youth. Studies in the body of literature note the relationship, but data on the
correlations to provide empirical evidence do not exist.

School leaders will use the results from
this study to inform their decisions on how to implement discipline procedures
in their schools.  They will better be
able to determine discipline policies based on the relationship between school
security and student discipline.

District leaders will use the results
from this study to aide them in hiring decisions when hiring leaders for
secondary schools.  To create a more just
school system, transformational leaders need to be in place at the site level
in school districts.

Definitions

School
Resource Officer (SRO) – Sworn public safety officer who receives extra
training to work in public schools.  This
officer is a member of the local police force and not an employee of the school
district.

Out-of-School
Suspension – Punishment requiring student to refrain from attending school and
all school related functions.

Expulsion
– Punishment requiring students not to attend the school or district from which
they are expelled from for one year.  The
student and their parents are still required to find a school that will take
them based on compulsory school attendance laws.

PBIS
– Positive Behavior Intervention System. 
These systems rely on the positive interactions of staff and students to
decrease behavior and discipline issues in schools.

Restorative
Justice – A strategy used in schools that allows students who break rules at
school to apologize to the people affected and make right the wrong caused by
their actions.

Transformational
Leadership –

Limitations
of Study

Delimitations of Study

Summary

African American students are suspended
at a disproportionate rate compared to their white counterparts in US public
schools.  This phenomenon has been
documented in a number of studies, but the literature is lacking in research as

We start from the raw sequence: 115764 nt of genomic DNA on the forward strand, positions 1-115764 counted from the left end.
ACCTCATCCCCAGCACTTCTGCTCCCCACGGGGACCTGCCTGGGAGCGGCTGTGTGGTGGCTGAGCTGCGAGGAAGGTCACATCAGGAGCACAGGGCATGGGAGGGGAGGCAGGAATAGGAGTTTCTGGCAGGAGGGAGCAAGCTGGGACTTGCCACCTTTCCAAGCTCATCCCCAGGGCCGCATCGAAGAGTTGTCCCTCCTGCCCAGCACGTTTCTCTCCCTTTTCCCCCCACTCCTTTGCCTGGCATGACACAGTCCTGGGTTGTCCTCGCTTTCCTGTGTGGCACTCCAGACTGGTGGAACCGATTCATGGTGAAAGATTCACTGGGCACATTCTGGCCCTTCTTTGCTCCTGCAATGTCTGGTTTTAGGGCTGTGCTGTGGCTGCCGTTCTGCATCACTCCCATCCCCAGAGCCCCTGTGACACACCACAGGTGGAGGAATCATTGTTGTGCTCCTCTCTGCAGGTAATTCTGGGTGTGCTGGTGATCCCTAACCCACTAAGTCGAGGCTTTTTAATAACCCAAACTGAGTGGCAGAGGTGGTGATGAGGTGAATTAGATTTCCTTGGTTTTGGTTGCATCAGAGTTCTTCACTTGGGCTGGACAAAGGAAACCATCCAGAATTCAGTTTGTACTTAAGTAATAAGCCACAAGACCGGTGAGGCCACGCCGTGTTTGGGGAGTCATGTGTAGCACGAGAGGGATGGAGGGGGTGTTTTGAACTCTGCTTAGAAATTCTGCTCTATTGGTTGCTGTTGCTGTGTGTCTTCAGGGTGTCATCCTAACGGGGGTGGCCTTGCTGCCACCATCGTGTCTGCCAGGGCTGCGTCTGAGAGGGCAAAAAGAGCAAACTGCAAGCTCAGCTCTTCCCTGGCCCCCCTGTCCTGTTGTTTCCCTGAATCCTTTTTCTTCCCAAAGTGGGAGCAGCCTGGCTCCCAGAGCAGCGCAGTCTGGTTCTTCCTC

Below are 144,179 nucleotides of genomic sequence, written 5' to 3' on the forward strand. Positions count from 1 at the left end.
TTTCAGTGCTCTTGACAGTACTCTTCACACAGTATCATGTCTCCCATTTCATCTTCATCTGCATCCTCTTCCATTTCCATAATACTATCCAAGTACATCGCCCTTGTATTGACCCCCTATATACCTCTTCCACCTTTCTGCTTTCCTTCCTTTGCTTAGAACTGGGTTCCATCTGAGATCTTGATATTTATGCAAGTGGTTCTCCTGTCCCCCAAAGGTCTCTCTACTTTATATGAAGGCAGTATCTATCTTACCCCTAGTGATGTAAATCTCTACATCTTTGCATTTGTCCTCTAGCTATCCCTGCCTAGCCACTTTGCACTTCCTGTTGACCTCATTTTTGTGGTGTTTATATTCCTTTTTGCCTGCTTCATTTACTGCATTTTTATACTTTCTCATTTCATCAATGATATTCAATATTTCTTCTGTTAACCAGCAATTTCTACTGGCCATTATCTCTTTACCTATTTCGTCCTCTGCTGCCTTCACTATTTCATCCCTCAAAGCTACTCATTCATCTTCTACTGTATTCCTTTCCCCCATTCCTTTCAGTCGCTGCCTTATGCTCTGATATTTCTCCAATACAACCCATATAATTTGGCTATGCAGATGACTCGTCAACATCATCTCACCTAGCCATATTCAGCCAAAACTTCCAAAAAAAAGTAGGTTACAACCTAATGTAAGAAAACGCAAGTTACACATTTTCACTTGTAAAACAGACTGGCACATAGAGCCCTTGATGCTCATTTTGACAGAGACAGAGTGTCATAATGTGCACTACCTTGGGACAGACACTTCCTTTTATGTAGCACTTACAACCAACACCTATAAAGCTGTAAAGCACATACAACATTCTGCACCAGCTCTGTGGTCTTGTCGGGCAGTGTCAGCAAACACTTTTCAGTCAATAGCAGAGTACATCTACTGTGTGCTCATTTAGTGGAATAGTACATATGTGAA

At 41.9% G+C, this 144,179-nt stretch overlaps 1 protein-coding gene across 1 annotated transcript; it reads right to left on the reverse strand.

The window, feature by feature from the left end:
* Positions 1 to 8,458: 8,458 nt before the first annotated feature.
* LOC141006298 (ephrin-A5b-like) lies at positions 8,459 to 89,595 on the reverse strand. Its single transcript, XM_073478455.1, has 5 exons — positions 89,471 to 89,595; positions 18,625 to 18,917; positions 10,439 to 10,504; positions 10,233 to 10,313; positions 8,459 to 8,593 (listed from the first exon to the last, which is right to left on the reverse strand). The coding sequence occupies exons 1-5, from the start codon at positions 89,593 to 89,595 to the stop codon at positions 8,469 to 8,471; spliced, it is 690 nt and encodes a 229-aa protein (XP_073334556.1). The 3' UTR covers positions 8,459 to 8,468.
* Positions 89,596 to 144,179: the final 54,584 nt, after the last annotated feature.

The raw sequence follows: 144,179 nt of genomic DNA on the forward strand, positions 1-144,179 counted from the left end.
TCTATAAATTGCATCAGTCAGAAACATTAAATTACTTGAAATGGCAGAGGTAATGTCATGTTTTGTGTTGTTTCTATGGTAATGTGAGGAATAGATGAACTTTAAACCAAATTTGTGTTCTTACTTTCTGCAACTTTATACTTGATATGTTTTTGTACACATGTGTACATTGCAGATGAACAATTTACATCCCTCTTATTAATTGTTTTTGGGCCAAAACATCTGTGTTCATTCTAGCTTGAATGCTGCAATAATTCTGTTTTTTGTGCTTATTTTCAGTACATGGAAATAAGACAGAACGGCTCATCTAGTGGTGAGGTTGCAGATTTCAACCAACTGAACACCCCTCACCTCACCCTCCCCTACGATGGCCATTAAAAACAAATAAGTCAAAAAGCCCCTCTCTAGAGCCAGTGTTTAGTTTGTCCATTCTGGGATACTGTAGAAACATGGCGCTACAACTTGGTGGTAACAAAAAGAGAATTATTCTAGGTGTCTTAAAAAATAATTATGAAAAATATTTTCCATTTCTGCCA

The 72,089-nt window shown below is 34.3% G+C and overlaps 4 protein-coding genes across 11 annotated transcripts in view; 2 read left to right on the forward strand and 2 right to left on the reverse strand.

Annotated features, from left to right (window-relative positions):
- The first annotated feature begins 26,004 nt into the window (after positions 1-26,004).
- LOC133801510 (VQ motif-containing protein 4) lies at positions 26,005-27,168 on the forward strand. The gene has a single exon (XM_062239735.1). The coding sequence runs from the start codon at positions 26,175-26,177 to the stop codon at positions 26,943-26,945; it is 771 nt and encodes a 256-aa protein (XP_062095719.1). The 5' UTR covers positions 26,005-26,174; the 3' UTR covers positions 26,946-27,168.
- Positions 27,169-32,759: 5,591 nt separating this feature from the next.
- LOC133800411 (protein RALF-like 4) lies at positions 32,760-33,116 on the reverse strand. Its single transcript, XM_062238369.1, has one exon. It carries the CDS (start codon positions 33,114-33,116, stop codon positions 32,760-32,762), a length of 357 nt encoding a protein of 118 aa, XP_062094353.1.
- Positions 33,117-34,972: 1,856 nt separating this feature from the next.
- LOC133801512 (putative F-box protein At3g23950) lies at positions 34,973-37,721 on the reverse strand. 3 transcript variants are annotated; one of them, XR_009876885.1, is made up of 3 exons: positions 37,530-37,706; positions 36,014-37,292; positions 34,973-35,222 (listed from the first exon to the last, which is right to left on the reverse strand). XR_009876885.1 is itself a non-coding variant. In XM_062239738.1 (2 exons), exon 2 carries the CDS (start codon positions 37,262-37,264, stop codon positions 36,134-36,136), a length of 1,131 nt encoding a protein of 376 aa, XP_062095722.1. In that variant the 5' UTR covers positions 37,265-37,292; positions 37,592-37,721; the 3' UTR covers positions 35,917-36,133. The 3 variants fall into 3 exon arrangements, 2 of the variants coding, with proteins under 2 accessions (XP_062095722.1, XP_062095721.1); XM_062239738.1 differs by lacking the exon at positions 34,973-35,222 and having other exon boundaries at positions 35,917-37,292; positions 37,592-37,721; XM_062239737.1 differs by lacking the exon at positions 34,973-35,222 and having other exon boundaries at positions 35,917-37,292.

to why this phenomenon exists (Payne & Welch, 2010;
Kupchik & Ellis, 2011). 

Chapter 2: Literature
Review

The purpose of this quantitative study is
to address principal leadership style and the effect on the discipline and
suspension of African American boys. In this study, suspension data will be
used to test the hypothesis that transformational school leaders positively
affect the suspension rates for African American boys in the Inland
Empire. 

This literature review will cover race
relations in schools, race and suspension in US schools, transformational
leadership, and the effect of transformational leaders on schools.  Understanding of these themes adds to the
understanding of the problem of disproportionate suspension in relation to the he
leadership style of the principal.  Under
the umbrella of the critical race theory this issue is in the context of
economic and social norms.

Keywords searched for this literature
review included school security, suspensions, school resource officers,
discipline procedures, security measures, school police, school discipline,
transformational leadership, school principal and school leader. The databases
used in this literature search were ERIC, EBSCO, SOCIndex, Academic Search
Premiere, Sage Journals, and PsycBook.

Chapter Three: Methodology

Short synopsis of problem statement
here

The purpose of this mixed methods study
is to address principal leadership style and the effect on the discipline and